What part of the body do you listen with? The ear is the obvious answer, but it's only part of the story - your skin is also involved. When we listen to someone else speaking, our brain combines the sounds that our ears pick up with the sight of the speaker's lips and face, and subtle changes in air movements over our skin. Only by melding our senses of hearing, vision and touch do we get a full impression of what we're listening to.
When we speak, many of the sounds we make (such as the English "p" or "t") involve small puffs of air. These are known as "aspirations". We can't hear them, but they can greatly affect the sounds we perceive. For example, syllables like "ba" and "da" are simply versions of "pa" and "ta" without the aspirated puffs.
If you looked at the airflow produced by a puff, you'd see a distinctive pattern - a burst of high pressure at the start, followed by a short round of turbulence. This pressure signature is readily detected by our skin, and it can be easily faked by clever researchers like Bryan Gick and Donald Derrick from the University of British Columbia.
Gick and Derrick used an air compressor to blow small puffs of air, like those made during aspirated speech, onto the skin of blindfolded volunteers. At the same time, they heard recordings of different syllables - either "pa", "ba", "ta" or "da" - all of which had been standardised so they lasted the same time, were equally loud, and had the same frequency.
Gick and Derrick found that the fake puffs of air could fool the volunteers into "hearing" a different syllable to the one that was actually played. They were more likely to mishear "ba" as "pa", and to think that a "da" was a "ta". They were also more likely to correctly identify "pa" and "ta" sounds when they were paired with the inaudible puffs.
This deceptively simple experiment shows that our brain considers the tactile information picked up from our skin when it deciphers the sounds we're listening to. Even parts of our body that are relatively insensitive to touch can provide valuable clues. Gick and Derrick found that their fake air puffs worked if they were blown onto the sensitive skin on the back of the hand, which often pick up air currents that we ourselves create when we speak. But the trick also worked on the back of the neck, which is much less sensitive and unaffected by our own spoken breaths.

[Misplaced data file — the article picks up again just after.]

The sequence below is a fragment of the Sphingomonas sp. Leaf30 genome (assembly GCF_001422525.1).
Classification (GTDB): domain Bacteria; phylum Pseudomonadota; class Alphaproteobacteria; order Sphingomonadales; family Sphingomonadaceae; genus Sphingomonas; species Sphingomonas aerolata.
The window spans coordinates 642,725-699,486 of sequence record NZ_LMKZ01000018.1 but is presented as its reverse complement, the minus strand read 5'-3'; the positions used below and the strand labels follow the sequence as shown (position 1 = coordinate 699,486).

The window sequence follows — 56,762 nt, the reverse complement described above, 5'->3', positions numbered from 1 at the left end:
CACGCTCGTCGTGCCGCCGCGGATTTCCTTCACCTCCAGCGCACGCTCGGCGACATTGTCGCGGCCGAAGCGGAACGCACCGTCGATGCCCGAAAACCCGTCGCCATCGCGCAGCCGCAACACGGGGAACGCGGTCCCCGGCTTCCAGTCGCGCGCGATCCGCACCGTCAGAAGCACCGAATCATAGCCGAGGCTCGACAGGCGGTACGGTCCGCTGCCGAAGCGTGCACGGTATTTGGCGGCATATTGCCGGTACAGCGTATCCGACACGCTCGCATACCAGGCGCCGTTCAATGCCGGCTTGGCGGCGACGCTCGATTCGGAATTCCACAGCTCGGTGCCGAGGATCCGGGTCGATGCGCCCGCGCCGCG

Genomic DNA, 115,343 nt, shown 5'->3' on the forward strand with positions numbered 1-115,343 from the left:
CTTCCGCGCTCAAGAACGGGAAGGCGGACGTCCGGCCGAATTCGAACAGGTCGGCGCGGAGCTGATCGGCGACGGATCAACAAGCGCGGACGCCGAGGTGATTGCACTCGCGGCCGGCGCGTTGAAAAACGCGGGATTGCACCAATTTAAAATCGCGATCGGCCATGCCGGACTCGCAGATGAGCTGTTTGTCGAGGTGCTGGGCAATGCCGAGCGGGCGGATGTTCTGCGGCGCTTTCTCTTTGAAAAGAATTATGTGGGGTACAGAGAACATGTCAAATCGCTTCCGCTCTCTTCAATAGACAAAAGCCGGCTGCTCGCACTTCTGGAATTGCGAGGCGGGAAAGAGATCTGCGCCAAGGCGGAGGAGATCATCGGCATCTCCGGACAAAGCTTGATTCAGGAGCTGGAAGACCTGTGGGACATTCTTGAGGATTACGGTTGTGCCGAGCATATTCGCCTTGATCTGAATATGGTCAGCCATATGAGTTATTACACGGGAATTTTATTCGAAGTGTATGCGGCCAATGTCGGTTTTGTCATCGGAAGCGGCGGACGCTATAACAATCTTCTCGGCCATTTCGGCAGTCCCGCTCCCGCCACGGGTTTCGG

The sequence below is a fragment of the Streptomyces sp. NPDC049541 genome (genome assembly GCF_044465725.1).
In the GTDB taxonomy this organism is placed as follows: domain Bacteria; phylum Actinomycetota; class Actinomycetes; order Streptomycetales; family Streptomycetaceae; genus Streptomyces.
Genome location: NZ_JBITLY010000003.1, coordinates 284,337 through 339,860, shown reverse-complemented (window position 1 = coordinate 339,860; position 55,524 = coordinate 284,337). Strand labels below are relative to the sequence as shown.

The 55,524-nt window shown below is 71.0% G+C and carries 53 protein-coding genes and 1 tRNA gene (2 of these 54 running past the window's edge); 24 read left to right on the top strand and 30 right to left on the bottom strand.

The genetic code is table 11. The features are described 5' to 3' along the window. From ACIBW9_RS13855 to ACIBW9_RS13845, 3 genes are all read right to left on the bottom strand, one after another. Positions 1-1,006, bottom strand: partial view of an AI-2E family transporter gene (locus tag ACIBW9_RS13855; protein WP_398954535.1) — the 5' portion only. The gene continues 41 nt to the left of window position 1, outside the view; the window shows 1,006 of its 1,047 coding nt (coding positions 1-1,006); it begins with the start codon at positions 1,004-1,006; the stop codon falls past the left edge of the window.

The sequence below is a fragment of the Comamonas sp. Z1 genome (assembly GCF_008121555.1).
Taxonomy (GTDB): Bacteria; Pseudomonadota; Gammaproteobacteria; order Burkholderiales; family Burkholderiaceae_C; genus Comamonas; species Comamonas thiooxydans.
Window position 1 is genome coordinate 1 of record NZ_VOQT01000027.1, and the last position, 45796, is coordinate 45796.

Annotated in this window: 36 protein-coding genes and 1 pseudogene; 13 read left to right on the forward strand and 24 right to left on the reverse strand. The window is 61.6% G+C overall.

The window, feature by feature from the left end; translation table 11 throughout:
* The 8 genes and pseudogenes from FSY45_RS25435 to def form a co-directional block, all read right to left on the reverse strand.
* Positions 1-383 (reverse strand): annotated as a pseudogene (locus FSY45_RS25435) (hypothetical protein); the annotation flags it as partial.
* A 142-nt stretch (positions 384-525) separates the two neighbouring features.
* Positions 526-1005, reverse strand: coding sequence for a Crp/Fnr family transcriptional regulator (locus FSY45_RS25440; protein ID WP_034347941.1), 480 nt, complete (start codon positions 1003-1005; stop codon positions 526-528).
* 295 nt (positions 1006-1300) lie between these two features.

While many studies have shown that we hear speech more accurately when it's paired with visual info from a speaker's face, this study clearly shows that touch is important too. In some ways, the integration of hearing and touch isn't surprising - both senses involve detecting the movement of molecules vibrating in the world around us. Gick and Derrick suggest that their result might prove useful in designing aids for people who are hard of hearing.
Reference: Nature doi:10.1038/nature08572
More on perception:
- Infants match human words to human faces and monkey calls to monkey faces (but not quacks to duck faces)
- Brain treats tools as temporary body parts
- How wearing a cast affects sense of touch and brain activity
- Autistic children are less sensitive to the movements of living things
- Blind man navigates obstacle course perfectly with no visual awareness
"For example, syllables like "ba" and "da" are simply versions of "pa" and "ta" without the aspirated puffs."
This is a bit confusing Ed. While it's true in English that ta and pa are more aspirated than da and ba, I think most linguists would agree that the salient difference is that the former feature "voiceless" consonants while the latter are "voiced".
On a related note, the sounds /p/ and /t/ are not always aspirated. Consider the difference between the /p/ in "spin" compared to "pickle". Place a sheet of paper in front of your face and you'll see the difference.
I haven't read the article abstract yet but, from your summary, it seems to imply that we use information on aspiration picked up by the skin to imply voicing, which is still really cool.
If you're wanting to get your head around it a bit more, do a search of "manner of articulation".
Usually a study like this fascinates me, but I don't know...I don't know if I buy this. I think the problem I have is that the only stimuli were those four phonemes.
Surely in regular conversation people differentiate between "pa" and "ba" sounds by semantic context--not gentle air pressure on my skin. How often is a person close enough to the speaker to be able to rely on air pressure?